The Idea of a World Government

In my Introduction to International Relations class, I have been running for the past few semesters a last-day exercise with my students, in which I ask them to envision a genuine World Government (not the United Nations in its current form). This serves four purposes: 1) It gets their creative juices flowing; 2) it allows for a stand alone exercise without having to do much prep; 3) it provides an outlet for “global problems need a global response”; and 4) it asks of them to challenge a core premise in international relations: anarchy, as the absence of world government, on the international stage, and subsequent assumed state behaviors. What would a world government look like to “make away” with anarchy?

The Set-Up:

  1. I show my students the following video: People on the Street – Should there be a World Government? The video is a bit dated (published in 2012), but it serves a great reflection of ideas and concerns regular folks have about the idea of a world government. Two things stand out: 1) everybody thinks it would be a great idea as a tool for peace, and 2) they generally see it as unlikely. After watching the video, I do a quick debrief, asking my students what they think about it. Usually, they are also cynical about such a concept.
  2. I lay out the exercise, challenging to envision a world government. Considering that institutions like the European Union or the United Nations came in the aftermath of World War 2, I posit that the world has experienced another all encompassing issue, and that my students, as the greatest minds of the time, have been asked to redesign world governance. I then send them off into respective groups to start brainstorming the idea of a world government.
  3. Depending on the length of your class, you can decide how long this brainstorming session should be. However, my students know that at the end of the session, they have to present their ideas to the class (almost like a pitch-meeting).
  4. I give them some pointers to think about in their brainstorming session, but I am also trying to keep instructions as limited as possible, because I do not want to intervene too much in their creative process or plant ideas.
    • Give your government a name.
    • Think about what world event/catastrophe prompts this change towards a world government.
    • Who are you, as the greatest minds of the time? Who do you represent?

The Outcome:

  1. Students generally take to the task quite quickly. Although, I have noticed that with each new group, the cynics are multiplying.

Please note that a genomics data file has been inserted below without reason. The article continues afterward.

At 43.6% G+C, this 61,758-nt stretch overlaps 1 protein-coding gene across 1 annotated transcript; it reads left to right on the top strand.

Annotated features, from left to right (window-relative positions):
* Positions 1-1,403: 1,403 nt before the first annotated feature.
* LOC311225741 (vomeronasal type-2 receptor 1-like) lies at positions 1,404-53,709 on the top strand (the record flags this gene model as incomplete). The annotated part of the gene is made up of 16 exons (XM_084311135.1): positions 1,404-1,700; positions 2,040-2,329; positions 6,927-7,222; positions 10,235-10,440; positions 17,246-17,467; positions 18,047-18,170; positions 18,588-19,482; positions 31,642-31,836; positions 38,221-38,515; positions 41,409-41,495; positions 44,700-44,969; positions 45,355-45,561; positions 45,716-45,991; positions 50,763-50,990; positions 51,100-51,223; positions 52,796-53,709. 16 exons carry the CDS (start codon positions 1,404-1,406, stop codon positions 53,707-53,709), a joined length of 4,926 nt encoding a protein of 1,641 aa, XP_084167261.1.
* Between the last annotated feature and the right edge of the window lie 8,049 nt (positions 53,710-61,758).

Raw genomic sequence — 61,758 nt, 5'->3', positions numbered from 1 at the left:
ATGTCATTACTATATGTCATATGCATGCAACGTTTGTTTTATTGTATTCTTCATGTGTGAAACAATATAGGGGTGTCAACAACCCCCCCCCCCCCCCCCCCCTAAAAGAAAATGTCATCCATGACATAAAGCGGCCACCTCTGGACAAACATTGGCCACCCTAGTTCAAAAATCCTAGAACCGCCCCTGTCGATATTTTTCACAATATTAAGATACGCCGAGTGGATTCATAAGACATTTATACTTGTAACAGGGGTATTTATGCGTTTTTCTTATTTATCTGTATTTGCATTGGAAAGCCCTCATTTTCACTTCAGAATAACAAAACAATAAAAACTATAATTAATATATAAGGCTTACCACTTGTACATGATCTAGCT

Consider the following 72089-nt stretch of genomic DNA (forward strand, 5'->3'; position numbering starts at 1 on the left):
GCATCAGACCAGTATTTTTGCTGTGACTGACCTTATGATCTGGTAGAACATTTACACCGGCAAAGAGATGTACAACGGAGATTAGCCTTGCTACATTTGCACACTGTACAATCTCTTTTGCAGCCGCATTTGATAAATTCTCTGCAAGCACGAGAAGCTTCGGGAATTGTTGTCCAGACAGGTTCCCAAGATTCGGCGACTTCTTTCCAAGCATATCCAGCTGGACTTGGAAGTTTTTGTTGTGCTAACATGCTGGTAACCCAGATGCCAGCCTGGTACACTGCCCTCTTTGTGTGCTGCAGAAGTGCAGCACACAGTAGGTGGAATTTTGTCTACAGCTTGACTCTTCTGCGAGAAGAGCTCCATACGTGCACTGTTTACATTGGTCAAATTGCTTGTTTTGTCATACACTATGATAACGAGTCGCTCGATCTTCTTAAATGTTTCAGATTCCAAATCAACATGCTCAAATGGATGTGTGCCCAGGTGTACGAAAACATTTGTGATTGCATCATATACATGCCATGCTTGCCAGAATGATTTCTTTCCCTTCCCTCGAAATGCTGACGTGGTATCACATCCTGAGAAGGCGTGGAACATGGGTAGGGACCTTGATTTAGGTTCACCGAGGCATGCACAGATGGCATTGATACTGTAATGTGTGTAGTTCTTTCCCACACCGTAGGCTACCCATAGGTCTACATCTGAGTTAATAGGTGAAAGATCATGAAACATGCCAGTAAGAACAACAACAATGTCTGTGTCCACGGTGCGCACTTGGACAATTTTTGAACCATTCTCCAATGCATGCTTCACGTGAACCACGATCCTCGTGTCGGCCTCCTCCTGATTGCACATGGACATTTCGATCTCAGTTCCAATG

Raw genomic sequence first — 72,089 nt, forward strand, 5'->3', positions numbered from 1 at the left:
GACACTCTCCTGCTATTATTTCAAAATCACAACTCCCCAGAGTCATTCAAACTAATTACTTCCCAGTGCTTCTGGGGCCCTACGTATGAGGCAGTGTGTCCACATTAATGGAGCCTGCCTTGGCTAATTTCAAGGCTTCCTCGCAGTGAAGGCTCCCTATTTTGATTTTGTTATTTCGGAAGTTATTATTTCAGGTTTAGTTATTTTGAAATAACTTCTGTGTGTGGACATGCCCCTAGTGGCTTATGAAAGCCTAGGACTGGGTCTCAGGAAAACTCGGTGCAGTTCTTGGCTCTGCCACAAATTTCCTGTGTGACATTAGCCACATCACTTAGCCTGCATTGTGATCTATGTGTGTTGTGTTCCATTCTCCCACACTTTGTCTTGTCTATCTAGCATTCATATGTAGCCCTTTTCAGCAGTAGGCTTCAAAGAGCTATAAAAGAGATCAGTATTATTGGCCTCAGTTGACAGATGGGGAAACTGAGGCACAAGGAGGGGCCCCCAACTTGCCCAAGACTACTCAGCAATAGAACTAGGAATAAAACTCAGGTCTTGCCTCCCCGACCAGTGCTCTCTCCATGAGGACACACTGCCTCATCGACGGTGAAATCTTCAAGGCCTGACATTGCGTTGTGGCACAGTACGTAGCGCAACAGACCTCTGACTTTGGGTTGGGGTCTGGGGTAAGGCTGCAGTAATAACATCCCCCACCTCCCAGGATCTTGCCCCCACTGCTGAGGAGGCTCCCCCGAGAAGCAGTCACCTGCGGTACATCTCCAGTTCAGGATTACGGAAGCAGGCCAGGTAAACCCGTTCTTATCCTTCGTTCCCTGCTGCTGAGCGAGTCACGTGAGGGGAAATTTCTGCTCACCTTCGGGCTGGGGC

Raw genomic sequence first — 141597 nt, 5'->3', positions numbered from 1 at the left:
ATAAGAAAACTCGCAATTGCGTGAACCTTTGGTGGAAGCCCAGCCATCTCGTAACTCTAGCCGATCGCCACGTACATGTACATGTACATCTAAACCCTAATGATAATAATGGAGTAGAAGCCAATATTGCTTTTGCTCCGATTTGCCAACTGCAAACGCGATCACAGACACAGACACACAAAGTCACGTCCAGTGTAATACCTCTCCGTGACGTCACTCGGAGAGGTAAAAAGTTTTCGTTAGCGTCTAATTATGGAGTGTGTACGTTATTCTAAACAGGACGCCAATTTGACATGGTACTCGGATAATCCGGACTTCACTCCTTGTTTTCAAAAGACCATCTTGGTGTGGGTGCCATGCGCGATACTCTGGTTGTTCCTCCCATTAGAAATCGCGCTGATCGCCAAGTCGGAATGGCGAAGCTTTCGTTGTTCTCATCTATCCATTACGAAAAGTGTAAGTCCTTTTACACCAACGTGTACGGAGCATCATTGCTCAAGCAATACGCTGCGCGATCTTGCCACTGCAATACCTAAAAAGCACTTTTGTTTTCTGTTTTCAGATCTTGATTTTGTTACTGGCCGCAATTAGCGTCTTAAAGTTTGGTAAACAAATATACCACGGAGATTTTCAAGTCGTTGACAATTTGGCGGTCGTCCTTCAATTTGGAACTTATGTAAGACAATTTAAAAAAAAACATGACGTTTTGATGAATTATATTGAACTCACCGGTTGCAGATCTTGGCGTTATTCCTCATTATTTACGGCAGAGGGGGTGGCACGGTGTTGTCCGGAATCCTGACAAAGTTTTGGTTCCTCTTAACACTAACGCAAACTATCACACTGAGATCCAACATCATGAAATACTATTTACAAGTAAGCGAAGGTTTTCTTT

2. Most catastrophes or world events end up being: Alien Invasions (a foreign other); Climate Crises (a threat on earth); Zombie Apocalypses (a threat on earth); and another World War (a threat on earth).
  3. Maybe not so surprisingly: Most world government structures proposed disguise themselves as a democratic organization (i.e., separation of powers; elections; public participation), ultimately are authoritarian type organizations.
    • This includes designs in the system that do not allow for dissent for the world government structure (i.e., imprisonment of people; destruction of territories).
    • This also includes the creation of a world government military, which – when asked why that was needed -, serves the purpose to defend the centralized power structure “against the people”.
    • Some students spoke about homogenization of languages and cultures to decrease the likelihood of dissent.
    • Others addressed creating hierarchies between countries based on GDP.
    • Even others suggested, in my latest round of this exercise, the forceful relocation of people to equalize populations across the globe.
    • I have never had a group suggest a “positive” spin for the making-of a world government.

Some thoughts:

  1. As with any good exercise, a debrief at the end of the exercise is necessary. I generally want to know where this drive for authoritarian power comes from, and why trust in people across the globe is not at the forefront of designing a world government. Here, I also want to know how they think countries and people would sign onto such a structure. My intention with these questions is not to surprise them with “gotchya questions”, but rather challenge them to reconsider their “ontology”, asking themselves where this preconceived idea of how that can be done comes from.
  2. I find that 20 – 25 minutes are a good amount of time to let them brainstorm. Beyond that, they might get lost in the nitty-gritty and presentations can become too detailed and hard to follow.

Has anybody else discussed the concept of world government in their classes? Would love to hear your thoughts!

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